Today becomes the first day Africa, particularly, South Africa move on without Nelson Mandela. That brings to mind an important question every African should ask themselves; what have we learned from Mandela? How do we move on and continue the legacy he left behind? Mandela story or legacy, if you will, is not just South African story, it is African story. With all the negativity Africa has endured from Western media for many years, Mandela’s death has somehow brought lights to darkness we have seen through bad leadership, corruption, war, famine, and many more. Everyone around the world celebrated his death, which to me, is something I did not imagine will happen in my lifetime — to celebrate the death of an African leader is such a glamorous manner. If there is one thing Mandela’s death taught us, it is that we Africans, as a race, are capable of anything, only if we could make sacrifice to do them.
Mandela’s greatest legacy will be known for the peace he campaigned for immediately after his release from prison after 27 years. He did not only make sure peace reigned during his regime as president, he vehemently opposed retaliation against the white minority in the country. He urged Black South Africans to move on with reconciliation and live peaceably with their neighbor. Although, for me to say there was no uproar against the white community by the time he became president would be a denial, remember, it could have been worse. Moreover, some may argue that much has not changed for the Black South Africans since the end of apartheid, that is a different issue. If not for Mandela, South Africa would have been the next Somalia or Central African Republic today, where civil war would have shattered a hopeful economy. That alone is enough to give him credit for a great accomplishment. Without any doubt, South Africa’s economy is ahead of countries like Nigeria, Egypt, or Kenya. And to balance the argument, South Africa, as a country, still has a long way to go to make sure Mandela’s effort for the Black majority was never in vain.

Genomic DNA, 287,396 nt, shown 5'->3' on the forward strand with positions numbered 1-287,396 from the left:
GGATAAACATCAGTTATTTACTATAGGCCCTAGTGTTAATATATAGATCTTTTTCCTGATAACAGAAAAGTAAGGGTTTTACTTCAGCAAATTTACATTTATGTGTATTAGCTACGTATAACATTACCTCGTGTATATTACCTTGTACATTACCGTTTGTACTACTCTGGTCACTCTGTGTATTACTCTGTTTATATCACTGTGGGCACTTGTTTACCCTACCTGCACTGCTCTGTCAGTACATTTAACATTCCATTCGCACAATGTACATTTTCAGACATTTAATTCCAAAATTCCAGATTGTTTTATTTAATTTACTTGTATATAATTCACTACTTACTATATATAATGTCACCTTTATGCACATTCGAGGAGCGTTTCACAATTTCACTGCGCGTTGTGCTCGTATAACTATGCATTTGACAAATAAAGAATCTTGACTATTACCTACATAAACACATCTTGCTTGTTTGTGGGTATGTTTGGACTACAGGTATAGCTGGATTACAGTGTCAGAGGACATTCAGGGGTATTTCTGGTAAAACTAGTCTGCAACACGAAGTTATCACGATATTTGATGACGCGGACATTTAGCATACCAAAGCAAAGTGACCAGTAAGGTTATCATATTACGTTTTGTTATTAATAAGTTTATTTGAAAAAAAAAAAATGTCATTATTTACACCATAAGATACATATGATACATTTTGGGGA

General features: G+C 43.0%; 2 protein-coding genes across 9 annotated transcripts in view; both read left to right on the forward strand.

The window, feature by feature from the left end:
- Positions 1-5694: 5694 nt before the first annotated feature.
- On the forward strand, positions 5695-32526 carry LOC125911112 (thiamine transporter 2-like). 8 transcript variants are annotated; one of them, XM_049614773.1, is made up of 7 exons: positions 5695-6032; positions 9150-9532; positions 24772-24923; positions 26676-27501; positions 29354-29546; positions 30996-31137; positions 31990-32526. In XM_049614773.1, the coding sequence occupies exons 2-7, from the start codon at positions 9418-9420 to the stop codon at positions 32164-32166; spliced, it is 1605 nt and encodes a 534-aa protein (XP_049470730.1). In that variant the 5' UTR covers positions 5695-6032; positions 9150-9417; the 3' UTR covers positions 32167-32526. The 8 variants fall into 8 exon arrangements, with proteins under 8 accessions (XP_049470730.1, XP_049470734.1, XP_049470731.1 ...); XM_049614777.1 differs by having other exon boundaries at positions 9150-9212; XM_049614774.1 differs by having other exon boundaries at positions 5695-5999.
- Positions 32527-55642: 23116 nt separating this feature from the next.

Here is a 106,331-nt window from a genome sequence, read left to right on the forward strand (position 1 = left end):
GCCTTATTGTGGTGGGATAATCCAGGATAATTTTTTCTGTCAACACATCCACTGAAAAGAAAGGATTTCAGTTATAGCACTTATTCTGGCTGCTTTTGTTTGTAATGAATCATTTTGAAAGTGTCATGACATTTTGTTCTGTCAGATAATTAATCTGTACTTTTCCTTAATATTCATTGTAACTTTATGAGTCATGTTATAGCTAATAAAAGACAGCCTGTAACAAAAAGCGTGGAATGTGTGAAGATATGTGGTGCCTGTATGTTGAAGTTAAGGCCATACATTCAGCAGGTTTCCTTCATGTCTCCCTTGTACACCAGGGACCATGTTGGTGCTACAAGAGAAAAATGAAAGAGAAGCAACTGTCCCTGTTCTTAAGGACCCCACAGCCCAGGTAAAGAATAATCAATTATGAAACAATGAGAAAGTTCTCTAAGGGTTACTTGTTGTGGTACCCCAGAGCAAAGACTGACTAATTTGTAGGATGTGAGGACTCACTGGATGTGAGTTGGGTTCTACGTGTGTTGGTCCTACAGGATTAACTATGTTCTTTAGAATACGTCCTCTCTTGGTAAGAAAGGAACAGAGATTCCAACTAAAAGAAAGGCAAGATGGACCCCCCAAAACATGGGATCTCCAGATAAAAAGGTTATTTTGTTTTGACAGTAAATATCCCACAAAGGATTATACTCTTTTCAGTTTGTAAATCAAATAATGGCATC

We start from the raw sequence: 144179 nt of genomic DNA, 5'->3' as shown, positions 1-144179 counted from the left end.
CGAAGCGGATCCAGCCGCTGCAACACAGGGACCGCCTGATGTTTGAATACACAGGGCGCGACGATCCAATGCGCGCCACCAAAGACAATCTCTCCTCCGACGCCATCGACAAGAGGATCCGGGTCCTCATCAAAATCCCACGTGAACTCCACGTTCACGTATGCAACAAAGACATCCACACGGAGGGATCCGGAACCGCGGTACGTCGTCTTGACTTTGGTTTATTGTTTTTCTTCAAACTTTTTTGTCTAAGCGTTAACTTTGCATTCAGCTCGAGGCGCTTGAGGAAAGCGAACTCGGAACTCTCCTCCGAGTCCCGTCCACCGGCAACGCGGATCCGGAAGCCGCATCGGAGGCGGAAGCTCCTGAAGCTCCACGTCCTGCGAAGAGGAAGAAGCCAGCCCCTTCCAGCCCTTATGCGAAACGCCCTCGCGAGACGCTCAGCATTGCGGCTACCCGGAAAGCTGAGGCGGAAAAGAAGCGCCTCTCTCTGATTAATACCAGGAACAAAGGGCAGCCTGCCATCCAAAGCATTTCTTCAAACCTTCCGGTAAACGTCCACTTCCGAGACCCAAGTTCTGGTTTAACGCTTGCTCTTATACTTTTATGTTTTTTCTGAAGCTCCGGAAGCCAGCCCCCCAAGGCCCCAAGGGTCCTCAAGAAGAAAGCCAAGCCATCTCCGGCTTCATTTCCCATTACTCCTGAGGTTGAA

Mandela has some very controversial history, but let’s be fair; no one is perfect. What you do as a leader during your enemy’s weakness is sometimes what defines you and shapes the memory you leave behind. Remember, Mandela fought for the Blacks and against the white oppression. But when he became president, he was the president for all, including Whites, Indians, Blacks, Jews, and every race you could mention who reside in South Africa.
Meanwhile, many African leaders who through their egos and need for power have oppressed their people by denying their citizens basic human rights seized the moment to showcase their love for Mandela’s legacy. I’m very sure if Mandela were to be alive to witness his burial, he would be ashamed and would not approved their praise. No African presidents alive today, believe it or not, measure up to a fraction of what Mandela has done for Africa. And for that, we will forever be grateful. Mandela is not just South Africa’s icon, he is an African icon. His story coupled with the legacy he left behind will be remembered for generations to come.